Harman’s theories work out in many different directions. One of the most interesting, for our purposes, is the idea that though an object exists as a bundle of relations amongst itself and with other objects, these relations never eliminate the full spectrum of possibility residing within an object. The Co-Prosperity Sphere is a node within Bridgeport, within Chicago, both rife with their own complex network of encounters. You are distinctly aware of these very real relations, and together they build up the space’s identity. At the same time, the Co-Prosperity Sphere could also, possibly, enter into a number of different relations that we might not have any understanding of: it could be used by a sect to summon demons, it could be eaten slowly by Larry Coryell to improve his jazz guitar, it could slowly erode a statue of itself in slate. These are humorous examples, but they reveal how objects can exist more fully outside of whatever relations they may exist in currently — whether they enter into those relations or not. Even if we were able to list every theoretical relation this space could enter into, it would still have other relations beyond our list. The number and variations of its relations is infinite but in every instance, whether micro or macro, the objects within that field can never be reduced to their relations. They are not simply indicators of signification, but exist within a network. Consequently, objects — as metaphysical bundles of all the possibilities of their relations with themselves and other objects — are ultimately withdrawn from each other and themselves. Objects are always at a remove from their relations.
Harman more fully explains this idea through the image of a sleeping zebra in CircusPhilosophicus, a series of alternately humorous and petrifying myths he wrote to explain the basic tenets of his ideas:
For first, [the zebra] rises beyond its own pieces, generated by them but not reducible to them. And second, it is indifferent to the various negotiations into which it might enter with other objects, though some of those might affect it: as when the zebra interacts with grasses for its meals, and predator cats for its doom. While the zebra is cut off from its pieces in the sense of being partly immune to changes among them, it cannot survive their total disappearance. But by contrast, it might survive the disappearance of all its outward relations. And this is what I mean by sleep, if we can imagine a truly deep and dreamless sleep…Sleep should not be compared with death and its genuine destruction of the zebra-entity: sleep entails that the thing still exists, but simply without relation to anything else…Sleep perhaps has a metaphysical function no less than a physical one: as a kind of suspended animation in which entities are withdrawn from the world. And perhaps this happens more than we think.(2)
Like the zebra, the Co-Prosperity Sphere could be ripped in half by a giant and sacrificed to Goran, Lord of the Impetus, or it could play a game of Go with the bar down the street, and yet, through all of these changes, it still exists, partly, as a space for the community to gather in. As Harman writes, objects are “partly immune to changes among [its pieces].”2 Were we to remove all of the space’s outward relations — you, inside the space, reading this book about it, me writing this essay a month prior, thinking about the space, the printer printing these words about the space, the ink coming out of long tubes, the humidity wrinkling the pages, the recycling bin holding the book about the space, the recycler pulping the book — the space might still exist, withdrawn from these outward relations, in something like sleep. While it is impossible to gain access to the withdrawn aspects of an object, it is our belief that the best art, at least, allows us a place to exist in a type of still-sleep with an object. We’ve curated the artists in this show in the belief that their work engages with objects as bundles of relations in the field of the world, and yet, through their work, the artists show these objects as still, withdrawn, sleeping entities.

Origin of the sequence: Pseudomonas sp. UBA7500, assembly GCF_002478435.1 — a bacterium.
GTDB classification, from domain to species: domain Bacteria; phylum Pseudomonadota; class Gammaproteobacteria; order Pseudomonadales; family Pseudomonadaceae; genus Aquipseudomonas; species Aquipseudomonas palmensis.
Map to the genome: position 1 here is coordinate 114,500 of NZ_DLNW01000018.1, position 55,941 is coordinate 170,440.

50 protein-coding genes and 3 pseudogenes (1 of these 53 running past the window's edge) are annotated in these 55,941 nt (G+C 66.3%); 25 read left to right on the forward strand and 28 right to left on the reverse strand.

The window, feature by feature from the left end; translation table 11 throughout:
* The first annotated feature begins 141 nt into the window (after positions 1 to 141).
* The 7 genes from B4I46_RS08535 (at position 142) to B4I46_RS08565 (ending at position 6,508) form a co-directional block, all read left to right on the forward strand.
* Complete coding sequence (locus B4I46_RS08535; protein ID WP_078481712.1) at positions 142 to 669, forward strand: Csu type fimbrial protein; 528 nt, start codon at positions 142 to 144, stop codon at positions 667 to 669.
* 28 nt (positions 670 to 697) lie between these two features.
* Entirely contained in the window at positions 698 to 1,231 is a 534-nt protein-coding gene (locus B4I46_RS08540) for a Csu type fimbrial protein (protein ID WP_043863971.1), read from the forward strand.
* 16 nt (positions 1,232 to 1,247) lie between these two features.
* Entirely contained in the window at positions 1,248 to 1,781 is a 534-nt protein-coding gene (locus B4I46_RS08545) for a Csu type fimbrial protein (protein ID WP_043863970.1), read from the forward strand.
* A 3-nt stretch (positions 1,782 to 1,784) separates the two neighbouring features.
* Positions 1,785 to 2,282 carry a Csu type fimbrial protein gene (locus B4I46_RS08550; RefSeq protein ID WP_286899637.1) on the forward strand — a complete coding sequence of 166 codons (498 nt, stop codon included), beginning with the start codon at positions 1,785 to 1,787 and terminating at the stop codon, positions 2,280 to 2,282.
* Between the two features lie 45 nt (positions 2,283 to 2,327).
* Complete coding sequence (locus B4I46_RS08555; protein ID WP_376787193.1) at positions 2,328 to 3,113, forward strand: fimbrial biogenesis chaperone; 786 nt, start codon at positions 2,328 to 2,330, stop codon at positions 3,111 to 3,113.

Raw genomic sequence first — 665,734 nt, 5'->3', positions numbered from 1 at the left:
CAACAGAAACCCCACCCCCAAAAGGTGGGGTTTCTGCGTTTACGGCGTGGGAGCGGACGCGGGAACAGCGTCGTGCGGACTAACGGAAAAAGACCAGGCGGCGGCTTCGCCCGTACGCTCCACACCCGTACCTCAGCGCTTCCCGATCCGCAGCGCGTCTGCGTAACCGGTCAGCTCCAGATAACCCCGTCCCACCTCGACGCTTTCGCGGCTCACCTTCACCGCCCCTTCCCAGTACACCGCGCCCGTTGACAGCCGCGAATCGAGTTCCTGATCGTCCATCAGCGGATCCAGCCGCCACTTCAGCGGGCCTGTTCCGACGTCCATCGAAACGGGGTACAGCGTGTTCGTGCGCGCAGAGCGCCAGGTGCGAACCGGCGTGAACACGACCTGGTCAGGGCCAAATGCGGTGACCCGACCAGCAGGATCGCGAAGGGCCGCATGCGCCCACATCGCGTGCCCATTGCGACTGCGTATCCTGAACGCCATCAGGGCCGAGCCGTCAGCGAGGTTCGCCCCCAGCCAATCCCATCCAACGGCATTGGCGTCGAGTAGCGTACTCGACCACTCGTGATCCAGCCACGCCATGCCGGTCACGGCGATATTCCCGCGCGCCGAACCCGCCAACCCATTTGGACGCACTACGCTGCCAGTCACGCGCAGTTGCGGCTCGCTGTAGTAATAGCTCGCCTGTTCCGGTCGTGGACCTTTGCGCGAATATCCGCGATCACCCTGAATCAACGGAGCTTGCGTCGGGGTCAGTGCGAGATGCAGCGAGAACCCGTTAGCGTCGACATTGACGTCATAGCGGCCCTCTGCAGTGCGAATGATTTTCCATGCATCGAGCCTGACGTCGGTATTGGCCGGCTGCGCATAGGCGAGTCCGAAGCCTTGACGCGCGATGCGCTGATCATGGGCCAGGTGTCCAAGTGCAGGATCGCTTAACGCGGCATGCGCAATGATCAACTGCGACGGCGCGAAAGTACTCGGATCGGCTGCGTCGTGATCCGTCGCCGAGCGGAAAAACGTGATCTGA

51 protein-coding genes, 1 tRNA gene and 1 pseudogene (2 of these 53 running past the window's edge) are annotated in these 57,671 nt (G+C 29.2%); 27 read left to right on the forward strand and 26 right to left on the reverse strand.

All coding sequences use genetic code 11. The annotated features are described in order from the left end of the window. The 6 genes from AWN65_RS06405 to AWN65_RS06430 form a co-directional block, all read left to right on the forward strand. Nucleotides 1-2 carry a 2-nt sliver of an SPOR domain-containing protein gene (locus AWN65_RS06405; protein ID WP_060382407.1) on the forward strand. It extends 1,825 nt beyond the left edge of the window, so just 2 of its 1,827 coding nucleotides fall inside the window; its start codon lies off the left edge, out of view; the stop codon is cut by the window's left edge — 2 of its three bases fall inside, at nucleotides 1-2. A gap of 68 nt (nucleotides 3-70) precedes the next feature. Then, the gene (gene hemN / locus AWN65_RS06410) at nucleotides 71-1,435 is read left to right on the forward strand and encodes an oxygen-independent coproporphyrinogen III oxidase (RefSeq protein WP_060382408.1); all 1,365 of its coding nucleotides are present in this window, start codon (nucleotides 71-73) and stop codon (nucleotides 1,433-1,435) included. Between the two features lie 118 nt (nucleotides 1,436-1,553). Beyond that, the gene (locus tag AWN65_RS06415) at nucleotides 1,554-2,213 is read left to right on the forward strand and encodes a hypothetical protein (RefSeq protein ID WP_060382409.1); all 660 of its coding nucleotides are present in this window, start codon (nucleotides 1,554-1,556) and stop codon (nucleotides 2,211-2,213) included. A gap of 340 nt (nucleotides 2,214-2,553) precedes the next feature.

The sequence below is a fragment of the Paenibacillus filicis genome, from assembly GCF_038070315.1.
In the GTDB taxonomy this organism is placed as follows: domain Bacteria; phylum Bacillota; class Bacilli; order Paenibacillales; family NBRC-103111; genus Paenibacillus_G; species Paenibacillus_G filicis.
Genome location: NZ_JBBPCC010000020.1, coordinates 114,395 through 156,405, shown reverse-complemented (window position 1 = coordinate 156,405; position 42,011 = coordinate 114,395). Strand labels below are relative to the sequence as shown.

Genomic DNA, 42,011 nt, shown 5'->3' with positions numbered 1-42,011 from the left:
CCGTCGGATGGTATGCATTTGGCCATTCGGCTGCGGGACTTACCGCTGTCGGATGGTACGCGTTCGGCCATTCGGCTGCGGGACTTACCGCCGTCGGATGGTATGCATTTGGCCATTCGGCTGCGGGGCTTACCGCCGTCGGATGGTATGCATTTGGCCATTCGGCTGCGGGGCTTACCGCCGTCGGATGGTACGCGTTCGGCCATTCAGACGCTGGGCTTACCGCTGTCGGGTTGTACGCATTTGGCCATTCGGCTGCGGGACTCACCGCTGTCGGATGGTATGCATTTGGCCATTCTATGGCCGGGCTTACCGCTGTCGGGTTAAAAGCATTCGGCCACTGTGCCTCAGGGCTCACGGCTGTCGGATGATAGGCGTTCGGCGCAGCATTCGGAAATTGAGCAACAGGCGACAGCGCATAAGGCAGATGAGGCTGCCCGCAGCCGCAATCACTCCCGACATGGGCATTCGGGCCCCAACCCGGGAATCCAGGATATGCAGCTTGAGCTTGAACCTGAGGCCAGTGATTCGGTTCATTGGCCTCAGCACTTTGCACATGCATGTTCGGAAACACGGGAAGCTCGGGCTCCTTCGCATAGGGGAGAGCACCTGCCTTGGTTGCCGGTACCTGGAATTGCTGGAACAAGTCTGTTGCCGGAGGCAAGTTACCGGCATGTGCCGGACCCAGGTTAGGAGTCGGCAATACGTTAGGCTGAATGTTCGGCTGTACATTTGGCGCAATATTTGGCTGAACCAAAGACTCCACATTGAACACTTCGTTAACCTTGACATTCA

Still, the artists in Field Static engage the world of objects in different ways. The show should not be seen as as a grouping of artworks that fulfill any one approach to objects. While our curatorial impulse was inspired by Harman’s philosophy, we nevertheless present works that address objects in a variety of ways.
Of course, all exhibits exercise this interest; historically, art is the making and honoring of objects. However, the peculiar and various approaches these artists take to field and object-making seem particularly compelling, especially when their work could be assembled under the umbrella created by the Co-Prosperity Sphere. We are not looking to project human metaphor onto the state of these artworks — although those poetic nuances are probably an inevitable facet of an aesthetic experience — but rather to invite your imagination to consider the sleeping potential of these things in their thingness, their associative and personal autonomy in the world, each with its own discrete and, by now, non-contingent identity. A strangeness emerges — similar to the eyes of a fox, the unripe stem of a green banana, or Achilles’ shield — all familiar and unknown, a potency common to all things that nevertheless remains out of reach.